Demographic Transition In the Caribbean

Topics: Demography, Caribbean, Slavery Pages: 4 (1267 words) Published: December 28, 2013
Demographic Transition Theory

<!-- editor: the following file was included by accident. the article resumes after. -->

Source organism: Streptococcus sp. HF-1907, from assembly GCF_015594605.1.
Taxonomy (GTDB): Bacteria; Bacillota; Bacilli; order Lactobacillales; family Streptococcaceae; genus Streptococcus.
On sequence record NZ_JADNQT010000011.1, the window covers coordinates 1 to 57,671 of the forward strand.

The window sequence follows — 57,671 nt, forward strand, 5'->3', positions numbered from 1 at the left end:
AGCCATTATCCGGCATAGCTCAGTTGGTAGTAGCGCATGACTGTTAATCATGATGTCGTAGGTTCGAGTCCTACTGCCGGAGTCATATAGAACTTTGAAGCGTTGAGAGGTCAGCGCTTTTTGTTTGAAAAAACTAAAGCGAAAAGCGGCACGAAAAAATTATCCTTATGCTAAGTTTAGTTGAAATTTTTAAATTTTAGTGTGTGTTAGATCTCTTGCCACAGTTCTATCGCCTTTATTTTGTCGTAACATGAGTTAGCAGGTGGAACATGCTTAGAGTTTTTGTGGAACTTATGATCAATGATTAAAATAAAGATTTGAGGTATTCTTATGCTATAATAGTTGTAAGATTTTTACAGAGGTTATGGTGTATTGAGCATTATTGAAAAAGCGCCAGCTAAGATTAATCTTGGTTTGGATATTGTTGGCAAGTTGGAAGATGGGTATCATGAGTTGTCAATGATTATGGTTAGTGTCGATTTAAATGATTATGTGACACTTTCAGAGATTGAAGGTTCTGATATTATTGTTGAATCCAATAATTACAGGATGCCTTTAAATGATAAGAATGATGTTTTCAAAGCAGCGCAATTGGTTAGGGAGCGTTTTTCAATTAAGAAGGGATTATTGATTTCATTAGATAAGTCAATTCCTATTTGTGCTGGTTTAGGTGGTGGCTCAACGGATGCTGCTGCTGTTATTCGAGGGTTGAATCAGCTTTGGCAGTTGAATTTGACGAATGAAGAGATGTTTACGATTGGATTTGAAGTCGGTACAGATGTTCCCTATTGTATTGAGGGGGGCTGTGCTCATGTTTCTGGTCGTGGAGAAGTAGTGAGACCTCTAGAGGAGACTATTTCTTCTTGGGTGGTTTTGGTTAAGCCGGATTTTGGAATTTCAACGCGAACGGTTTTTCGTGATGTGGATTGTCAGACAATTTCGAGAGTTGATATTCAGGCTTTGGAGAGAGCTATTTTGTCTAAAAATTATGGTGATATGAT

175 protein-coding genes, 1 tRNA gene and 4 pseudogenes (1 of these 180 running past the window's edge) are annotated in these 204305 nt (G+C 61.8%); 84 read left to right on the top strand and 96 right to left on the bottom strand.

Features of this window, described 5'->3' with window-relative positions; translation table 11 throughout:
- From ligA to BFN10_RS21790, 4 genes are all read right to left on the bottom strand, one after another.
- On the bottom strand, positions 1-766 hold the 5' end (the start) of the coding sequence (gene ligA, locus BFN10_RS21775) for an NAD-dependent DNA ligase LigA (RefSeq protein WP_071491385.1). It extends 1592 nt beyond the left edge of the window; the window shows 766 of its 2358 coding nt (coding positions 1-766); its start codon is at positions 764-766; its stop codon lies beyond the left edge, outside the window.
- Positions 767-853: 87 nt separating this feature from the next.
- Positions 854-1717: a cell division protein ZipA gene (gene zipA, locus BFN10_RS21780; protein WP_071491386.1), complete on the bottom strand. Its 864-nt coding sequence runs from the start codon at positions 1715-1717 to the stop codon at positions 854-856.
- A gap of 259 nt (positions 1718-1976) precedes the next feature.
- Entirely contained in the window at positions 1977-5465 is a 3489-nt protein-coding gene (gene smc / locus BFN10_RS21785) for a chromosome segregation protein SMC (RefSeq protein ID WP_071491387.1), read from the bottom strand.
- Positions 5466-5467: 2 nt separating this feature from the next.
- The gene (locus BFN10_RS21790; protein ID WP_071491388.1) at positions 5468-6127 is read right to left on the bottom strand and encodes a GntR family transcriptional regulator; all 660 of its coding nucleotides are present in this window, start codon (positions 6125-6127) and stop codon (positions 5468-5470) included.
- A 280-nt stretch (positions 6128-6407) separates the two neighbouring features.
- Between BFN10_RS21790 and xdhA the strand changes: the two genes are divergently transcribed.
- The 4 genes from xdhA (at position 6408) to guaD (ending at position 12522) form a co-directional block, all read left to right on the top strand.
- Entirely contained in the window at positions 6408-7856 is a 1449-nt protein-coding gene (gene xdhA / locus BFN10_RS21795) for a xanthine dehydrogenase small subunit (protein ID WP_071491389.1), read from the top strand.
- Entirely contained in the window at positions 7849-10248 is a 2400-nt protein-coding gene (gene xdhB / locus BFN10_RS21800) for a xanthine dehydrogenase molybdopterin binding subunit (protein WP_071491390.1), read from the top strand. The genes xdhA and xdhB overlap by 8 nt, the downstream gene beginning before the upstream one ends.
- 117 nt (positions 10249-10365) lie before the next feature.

In Sociology there are numerous theories that we use to explain, analyze and define populations, one of these theories being the Demographic Transition Theory, developed primarily by Warren Thompson of Sweden. This theory was initially used to trace the transition of European society’s population from primitive communism to nineteenth century capitalism it dealt with demographic and social change throughout the European historical landscape. According to Jackson and Hudman (1986) the rate of population growth in some countries, particularly industrialized ones, followed a pattern of increase and then decline. The experience of rapid population growth rates is referred to as demographic transition. The demographic transition theory consists of four stages: Stage one the High Fluctuating where the birth and death rate are high, Stage two the Early Expanding period of industrialization where birth rate remains the same but death rates fall dramatically, Stage three the Late Expanding cultural and economic factors influence population change and Stage four the Low Fluctuating both birth and death rate are low negative population growth occurs. These stages can be applied to many European and industrialized societies for example Great Britain and France. However George Roberts, a Jamaican demographer, suggests that due to slavery there are five stages of demographic transition in the British Caribbean. These stages are much more suited to describing changes in the Caribbean population because it takes into consideration our historical past. The first stage has to do with the period of early enslavement in the early eighteenth century Caribbean islands gained a population due to slaves being imported from Africa by Europeans who depended on the slaves as a labour force to produce sugar in their plantations. The population consisted of a small population of whites (the plantation owners and their families), a large majority of slaves...
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